FARMERS and rural landowners are being discouraged from developing small-scale wind projects because of the "tortuous" and expensive planning system, according to a leading businessman.
Maitland Mackie, chairman of Mackies of Scotland, says developing renewables could generate more than 1 billion annually for the rural sector within ten to 12 years.
However, many site owners are unwilling to risk investment and instead settle for taking rental payments from developers, he believes.
Mr Mackie wants the Scottish Government to establish a 10 million start-up fund to help launch projects, and a development and installation team to advise on projects. He wants to see more than 3,000 3MW projects across Scotland eventually, with the profits staying in rural areas.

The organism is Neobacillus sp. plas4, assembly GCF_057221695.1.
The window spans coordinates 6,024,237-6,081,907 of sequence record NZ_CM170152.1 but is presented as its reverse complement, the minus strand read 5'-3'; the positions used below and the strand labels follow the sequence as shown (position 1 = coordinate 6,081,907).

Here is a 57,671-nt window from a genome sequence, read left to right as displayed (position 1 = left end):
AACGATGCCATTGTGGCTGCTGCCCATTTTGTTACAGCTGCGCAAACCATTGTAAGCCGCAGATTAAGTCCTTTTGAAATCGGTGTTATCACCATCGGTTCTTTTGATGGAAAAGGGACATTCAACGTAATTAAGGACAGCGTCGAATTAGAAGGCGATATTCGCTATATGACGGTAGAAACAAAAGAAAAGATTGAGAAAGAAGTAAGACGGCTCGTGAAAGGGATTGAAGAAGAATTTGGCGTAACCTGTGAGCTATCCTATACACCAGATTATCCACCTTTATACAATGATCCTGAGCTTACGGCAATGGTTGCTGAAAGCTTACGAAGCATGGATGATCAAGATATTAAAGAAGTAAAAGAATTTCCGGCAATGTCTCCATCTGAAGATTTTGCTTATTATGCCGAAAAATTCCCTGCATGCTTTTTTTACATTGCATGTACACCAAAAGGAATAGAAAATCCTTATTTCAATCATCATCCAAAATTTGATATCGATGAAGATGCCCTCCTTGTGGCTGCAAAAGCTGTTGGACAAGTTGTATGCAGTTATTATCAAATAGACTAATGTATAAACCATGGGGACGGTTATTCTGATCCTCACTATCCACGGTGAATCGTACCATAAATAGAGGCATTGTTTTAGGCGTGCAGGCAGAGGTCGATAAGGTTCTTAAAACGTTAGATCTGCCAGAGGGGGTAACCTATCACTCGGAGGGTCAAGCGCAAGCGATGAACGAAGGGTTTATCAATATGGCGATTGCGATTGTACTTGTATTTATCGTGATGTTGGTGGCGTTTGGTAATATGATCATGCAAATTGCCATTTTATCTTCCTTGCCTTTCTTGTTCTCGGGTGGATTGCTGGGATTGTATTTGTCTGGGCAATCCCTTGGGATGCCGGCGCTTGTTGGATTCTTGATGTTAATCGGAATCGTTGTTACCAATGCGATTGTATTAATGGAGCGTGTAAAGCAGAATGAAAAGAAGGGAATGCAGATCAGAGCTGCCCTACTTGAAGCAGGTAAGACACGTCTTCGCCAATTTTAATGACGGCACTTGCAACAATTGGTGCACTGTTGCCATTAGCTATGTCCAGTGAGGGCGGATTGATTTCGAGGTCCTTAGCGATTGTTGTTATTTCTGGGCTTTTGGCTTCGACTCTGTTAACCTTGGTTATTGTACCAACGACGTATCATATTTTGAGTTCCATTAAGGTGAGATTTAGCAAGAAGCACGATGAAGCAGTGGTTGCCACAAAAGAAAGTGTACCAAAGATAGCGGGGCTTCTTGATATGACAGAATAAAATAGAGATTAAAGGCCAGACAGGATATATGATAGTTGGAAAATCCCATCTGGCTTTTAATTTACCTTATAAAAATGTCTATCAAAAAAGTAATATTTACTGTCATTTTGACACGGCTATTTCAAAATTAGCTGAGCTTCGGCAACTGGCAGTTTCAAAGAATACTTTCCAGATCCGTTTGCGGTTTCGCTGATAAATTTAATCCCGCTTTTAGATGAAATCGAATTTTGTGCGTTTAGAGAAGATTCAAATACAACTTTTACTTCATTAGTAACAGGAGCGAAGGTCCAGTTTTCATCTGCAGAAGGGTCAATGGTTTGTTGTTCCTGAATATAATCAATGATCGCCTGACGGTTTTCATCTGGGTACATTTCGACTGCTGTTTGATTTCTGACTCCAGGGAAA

He will outline his vision, which has been put to the government's Community Renewables Implementation Group (CRIG), at the inaugural Scottish Highland Renewable Energy Conference hosted by Harper Macleod in Inverness today.
Mr Mackie said onshore wind turbines are an important part of bridging the looming energy gap and they are much more acceptable if ownership is local and widespread.
He said it can cost 100,000-500,000 to go through the planning system. Faced with possibly losing that amount if permission is not granted, many would-be investors end up taking a rental payment of 15,000-25,000 a year while the developer makes substantially more.